Cadillac Engineers Pushed to Give Escalade-V a Mighty Roar

The high-performance luxury SUV needed a bark to match its bite, and Cadillac’s engineers happily obliged.

byLewin DayJun 10, 2022 6:42 AM
Cadillac Engineers Pushed to Give Escalade-V a Mighty Roar
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Cadillac's engineers wanted the new Escalade-V to be mighty in all ways—specifically, a louder exhaust note. The company's development team said as much during a media preview for the SUV in Phoneix, Arizona, this week. (They had to shout so we could hear them.)

The Escalade-V brings 682 horsepower to the party with its supercharged LT4 V8. Unlike the base models, it comes complete with real exhaust tips hanging out of the rear bumper for the auditory benefits. "We wanted tips that stick out of the bumper for more sound," Matthew Perelli, the lead development engineer for the Escalade-V, told CarBuzz. "We showed the execs, and they loved it."

Cadillac was kind enough to drop a clip of the Escalade-V's exhaust note earlier this year. It has a guttural quality to it that wouldn't be out of place in a proper muscle car. It's no surprise, given the engine was lifted from the CT5-V Blackwing.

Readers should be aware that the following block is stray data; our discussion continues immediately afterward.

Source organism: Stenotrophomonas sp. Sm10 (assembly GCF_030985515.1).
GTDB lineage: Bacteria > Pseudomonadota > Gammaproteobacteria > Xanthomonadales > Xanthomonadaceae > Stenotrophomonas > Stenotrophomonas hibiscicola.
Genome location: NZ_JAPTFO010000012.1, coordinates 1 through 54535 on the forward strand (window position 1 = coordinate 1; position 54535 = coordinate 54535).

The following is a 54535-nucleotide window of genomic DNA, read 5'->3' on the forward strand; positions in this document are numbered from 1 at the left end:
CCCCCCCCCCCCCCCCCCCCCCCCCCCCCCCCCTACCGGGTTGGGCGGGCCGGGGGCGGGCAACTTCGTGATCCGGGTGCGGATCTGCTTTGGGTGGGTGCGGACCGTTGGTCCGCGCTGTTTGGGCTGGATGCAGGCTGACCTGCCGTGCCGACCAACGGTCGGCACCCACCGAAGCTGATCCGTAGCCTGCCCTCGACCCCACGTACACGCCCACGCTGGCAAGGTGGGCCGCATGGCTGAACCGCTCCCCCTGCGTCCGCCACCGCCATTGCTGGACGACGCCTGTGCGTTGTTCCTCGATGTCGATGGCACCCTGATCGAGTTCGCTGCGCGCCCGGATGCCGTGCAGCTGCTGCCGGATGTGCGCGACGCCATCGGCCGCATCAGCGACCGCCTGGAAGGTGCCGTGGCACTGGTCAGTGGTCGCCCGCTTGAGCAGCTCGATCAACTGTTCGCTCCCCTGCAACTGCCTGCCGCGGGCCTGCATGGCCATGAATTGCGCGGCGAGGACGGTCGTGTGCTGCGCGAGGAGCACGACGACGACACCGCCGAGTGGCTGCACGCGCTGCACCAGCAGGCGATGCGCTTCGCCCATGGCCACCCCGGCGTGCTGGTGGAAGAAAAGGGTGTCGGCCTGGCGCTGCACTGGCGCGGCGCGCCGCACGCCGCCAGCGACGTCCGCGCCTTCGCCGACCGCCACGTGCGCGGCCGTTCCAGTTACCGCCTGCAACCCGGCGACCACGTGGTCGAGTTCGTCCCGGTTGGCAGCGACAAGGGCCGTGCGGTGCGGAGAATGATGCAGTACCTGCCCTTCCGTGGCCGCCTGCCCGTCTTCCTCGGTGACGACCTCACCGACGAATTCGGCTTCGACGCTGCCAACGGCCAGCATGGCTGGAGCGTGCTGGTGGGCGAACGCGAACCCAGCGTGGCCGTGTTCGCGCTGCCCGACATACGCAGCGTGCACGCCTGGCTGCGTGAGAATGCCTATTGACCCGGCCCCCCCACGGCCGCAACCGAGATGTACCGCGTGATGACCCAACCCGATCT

Achieving this sound wasn't just about the exhaust tips, though. The engineering team focused on building an exhaust that would let the engine make its voice heard. "We deleted the center resonator to basically straight pipe it," Perelli said. However, to retain the brand identity of a Cadillac, the supercharger whine is kept to a comfortable limit, he added.

For that, the Escalade-V has an active exhaust system, allowing it to play both Jekyll and Hyde with its Stealth, Tour, and Sport modes. When in Stealth mode, the Escalade-V should sound as quiet and refined as any other model in the range. Sport mode is all about bark. "I want everyone on Woodward Avenue to hear the car coming and go 'wow.'" Perelli said.

The engineering team pressed advanced tech into service in pursuit of the best possible sound, too.

Our colleagues at The Drive have driven the Escalade-V and have reported: "It's very loud." (Stay tuned for our driving impressions.) Those eager for a luxury SUV that can rip down the road with a thundering roar should be pleased, then. It suggests that the hard work from Cadillac's engineering team paid off.

Got a tip? Let the author know: lewin@thedrive.com